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Scientists claim transfusion of young blood can prevent age-related diseases

The study showed older mice given young blood did not develop age-related diseases and maintained sharp cognitive function, while younger ones given older blood saw the opposite effect.

Now transfusions of blood from younger adults can treat age-related diseases. Yes, the recent study has been published in Nature journal. It shows that blood factors obtained from young beings can improve late-life health in animals. According to the Sky News report, the blood of young adults could also help reduce the chances of developing age-related diseases.

A lead geneticist, Dame Linda Partridge, at the University College London (UCL) reportedly said that the research shows that young blood could allow humans to live a life free of diseases such as cancer, dementia and heart disease, right up until their deaths.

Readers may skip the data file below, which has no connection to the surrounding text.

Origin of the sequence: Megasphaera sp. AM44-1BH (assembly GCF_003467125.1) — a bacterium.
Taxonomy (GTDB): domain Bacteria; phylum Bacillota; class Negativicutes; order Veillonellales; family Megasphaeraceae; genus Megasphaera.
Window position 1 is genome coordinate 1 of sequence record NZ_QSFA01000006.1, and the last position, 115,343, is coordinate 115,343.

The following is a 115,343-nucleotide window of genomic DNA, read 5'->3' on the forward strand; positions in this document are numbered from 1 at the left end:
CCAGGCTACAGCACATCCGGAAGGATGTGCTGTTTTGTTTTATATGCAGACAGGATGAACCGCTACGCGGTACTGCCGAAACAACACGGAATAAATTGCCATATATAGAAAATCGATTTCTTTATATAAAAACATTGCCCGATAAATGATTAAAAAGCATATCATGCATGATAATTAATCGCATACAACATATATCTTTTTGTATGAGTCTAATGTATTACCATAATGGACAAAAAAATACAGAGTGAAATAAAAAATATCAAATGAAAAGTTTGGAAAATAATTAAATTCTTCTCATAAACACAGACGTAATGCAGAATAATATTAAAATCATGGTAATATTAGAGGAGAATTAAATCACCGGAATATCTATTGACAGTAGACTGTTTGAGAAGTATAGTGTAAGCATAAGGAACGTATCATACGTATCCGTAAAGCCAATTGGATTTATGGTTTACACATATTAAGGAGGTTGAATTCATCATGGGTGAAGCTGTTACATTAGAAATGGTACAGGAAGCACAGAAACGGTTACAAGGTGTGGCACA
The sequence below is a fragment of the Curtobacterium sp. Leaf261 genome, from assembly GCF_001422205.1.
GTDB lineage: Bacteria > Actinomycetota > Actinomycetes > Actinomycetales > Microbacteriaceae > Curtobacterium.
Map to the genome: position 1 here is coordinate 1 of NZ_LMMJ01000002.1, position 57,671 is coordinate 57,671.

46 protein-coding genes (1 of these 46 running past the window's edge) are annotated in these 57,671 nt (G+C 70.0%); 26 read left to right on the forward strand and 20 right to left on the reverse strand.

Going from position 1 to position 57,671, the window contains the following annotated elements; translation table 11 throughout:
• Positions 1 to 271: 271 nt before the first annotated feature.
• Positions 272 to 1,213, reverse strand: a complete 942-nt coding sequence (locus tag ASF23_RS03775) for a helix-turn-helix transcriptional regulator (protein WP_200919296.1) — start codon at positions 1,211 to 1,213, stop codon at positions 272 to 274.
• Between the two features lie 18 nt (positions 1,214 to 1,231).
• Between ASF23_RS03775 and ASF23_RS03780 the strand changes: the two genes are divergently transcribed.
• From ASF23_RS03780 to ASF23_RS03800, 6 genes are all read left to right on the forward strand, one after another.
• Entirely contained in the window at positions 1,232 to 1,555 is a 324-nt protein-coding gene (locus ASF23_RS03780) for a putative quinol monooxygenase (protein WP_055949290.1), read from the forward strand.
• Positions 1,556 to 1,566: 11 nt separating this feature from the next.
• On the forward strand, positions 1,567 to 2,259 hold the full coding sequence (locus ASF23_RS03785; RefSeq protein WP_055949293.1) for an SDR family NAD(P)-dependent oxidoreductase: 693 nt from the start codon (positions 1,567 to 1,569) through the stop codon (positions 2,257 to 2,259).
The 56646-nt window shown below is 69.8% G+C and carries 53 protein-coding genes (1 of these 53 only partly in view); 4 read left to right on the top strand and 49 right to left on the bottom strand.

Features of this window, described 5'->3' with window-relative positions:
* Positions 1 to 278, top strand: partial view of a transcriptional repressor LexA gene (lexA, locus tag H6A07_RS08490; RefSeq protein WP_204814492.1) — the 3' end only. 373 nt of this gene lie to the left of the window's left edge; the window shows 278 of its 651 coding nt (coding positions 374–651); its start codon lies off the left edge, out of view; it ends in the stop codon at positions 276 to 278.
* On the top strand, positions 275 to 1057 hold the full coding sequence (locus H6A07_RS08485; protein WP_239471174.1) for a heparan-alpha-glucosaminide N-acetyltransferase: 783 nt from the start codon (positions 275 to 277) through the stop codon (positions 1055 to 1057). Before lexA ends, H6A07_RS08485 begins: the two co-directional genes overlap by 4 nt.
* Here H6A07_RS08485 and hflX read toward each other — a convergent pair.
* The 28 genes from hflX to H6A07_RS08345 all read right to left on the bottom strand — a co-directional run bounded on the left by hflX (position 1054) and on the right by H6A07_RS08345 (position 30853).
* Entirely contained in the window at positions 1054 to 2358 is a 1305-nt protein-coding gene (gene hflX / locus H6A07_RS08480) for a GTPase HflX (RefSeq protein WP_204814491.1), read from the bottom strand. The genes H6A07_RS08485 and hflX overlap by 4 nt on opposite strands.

Professor Partridge's analysis of data forms is part of a wave of studies and trials backed by PayPal co-founder Peter Thiel at a San Francisco start-up called Ambrosia. The Ambrosia trials involved 70 participants. And out of 70, 35 were involved and had paid $8,000 ( 6,200) to be part of the experiment out of their own pocket. They were given plasma (the main component of blood) from young volunteers aged between 16 to 25.

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The study showed older mice given young blood did not develop age-related diseases and maintained sharp cognitive function, while younger ones given older blood saw the opposite effect.

Professor Partridge's reportedly said that blood needs to be more closely studied in animals to identify the molecules that conserve physical health. The study also revealed that identification of these is a high priority for research. This is the first study to show such an effect.

Professor Partridge and her co-authors Joris Deelen and P. Eline Slagboom reportedly said that blood is the most practically accessible and therefore the most commonly investigated tissue, but it is much less commonly used in animal studies.

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